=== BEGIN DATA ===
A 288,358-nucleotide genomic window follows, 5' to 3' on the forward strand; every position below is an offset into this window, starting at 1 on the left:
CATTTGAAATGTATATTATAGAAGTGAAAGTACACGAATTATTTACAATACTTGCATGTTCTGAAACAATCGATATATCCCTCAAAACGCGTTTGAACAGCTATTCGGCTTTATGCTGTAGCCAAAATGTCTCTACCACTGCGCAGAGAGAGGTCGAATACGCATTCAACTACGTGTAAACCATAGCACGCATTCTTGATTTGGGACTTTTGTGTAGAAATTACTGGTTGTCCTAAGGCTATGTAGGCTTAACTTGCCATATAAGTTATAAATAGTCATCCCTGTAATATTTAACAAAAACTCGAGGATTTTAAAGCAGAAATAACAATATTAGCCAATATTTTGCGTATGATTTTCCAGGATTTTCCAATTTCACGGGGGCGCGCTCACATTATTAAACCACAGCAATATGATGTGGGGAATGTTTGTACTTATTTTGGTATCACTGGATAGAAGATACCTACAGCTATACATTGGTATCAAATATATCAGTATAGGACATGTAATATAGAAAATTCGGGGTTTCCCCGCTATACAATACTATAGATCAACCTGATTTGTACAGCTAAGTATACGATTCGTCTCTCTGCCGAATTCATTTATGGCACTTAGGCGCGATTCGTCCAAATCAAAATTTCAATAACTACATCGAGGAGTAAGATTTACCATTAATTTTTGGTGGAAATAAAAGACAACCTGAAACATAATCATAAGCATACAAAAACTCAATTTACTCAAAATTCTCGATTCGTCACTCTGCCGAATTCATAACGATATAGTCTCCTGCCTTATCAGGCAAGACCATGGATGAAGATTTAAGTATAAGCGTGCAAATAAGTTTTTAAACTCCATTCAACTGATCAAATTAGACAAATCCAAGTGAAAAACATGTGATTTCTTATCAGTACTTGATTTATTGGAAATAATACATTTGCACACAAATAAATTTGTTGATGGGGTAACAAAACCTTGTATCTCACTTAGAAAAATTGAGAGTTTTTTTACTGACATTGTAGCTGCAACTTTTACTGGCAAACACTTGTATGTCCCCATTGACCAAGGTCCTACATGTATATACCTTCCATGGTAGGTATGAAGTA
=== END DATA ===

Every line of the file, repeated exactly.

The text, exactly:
A 288,358-nucleotide genomic window follows, 5' to 3' on the forward strand; every position below is an offset into this window, starting at 1 on the left:
CATTTGAAATGTATATTATAGAAGTGAAAGTACACGAATTATTTACAATACTTGCATGTTCTGAAACAATCGATATATCCCTCAAAACGCGTTTGAACAGCTATTCGGCTTTATGCTGTAGCCAAAATGTCTCTACCACTGCGCAGAGAGAGGTCGAATACGCATTCAACTACGTGTAAACCATAGCACGCATTCTTGATTTGGGACTTTTGTGTAGAAATTACTGGTTGTCCTAAGGCTATGTAGGCTTAACTTGCCATATAAGTTATAAATAGTCATCCCTGTAATATTTAACAAAAACTCGAGGATTTTAAAGCAGAAATAACAATATTAGCCAATATTTTGCGTATGATTTTCCAGGATTTTCCAATTTCACGGGGGCGCGCTCACATTATTAAACCACAGCAATATGATGTGGGGAATGTTTGTACTTATTTTGGTATCACTGGATAGAAGATACCTACAGCTATACATTGGTATCAAATATATCAGTATAGGACATGTAATATAGAAAATTCGGGGTTTCCCCGCTATACAATACTATAGATCAACCTGATTTGTACAGCTAAGTATACGATTCGTCTCTCTGCCGAATTCATTTATGGCACTTAGGCGCGATTCGTCCAAATCAAAATTTCAATAACTACATCGAGGAGTAAGATTTACCATTAATTTTTGGTGGAAATAAAAGACAACCTGAAACATAATCATAAGCATACAAAAACTCAATTTACTCAAAATTCTCGATTCGTCACTCTGCCGAATTCATAACGATATAGTCTCCTGCCTTATCAGGCAAGACCATGGATGAAGATTTAAGTATAAGCGTGCAAATAAGTTTTTAAACTCCATTCAACTGATCAAATTAGACAAATCCAAGTGAAAAACATGTGATTTCTTATCAGTACTTGATTTATTGGAAATAATACATTTGCACACAAATAAATTTGTTGATGGGGTAACAAAACCTTGTATCTCACTTAGAAAAATTGAGAGTTTTTTTACTGACATTGTAGCTGCAACTTTTACTGGCAAACACTTGTATGTCCCCATTGACCAAGGTCCTACATGTATATACCTTCCATGGTAGGTATGAAGTA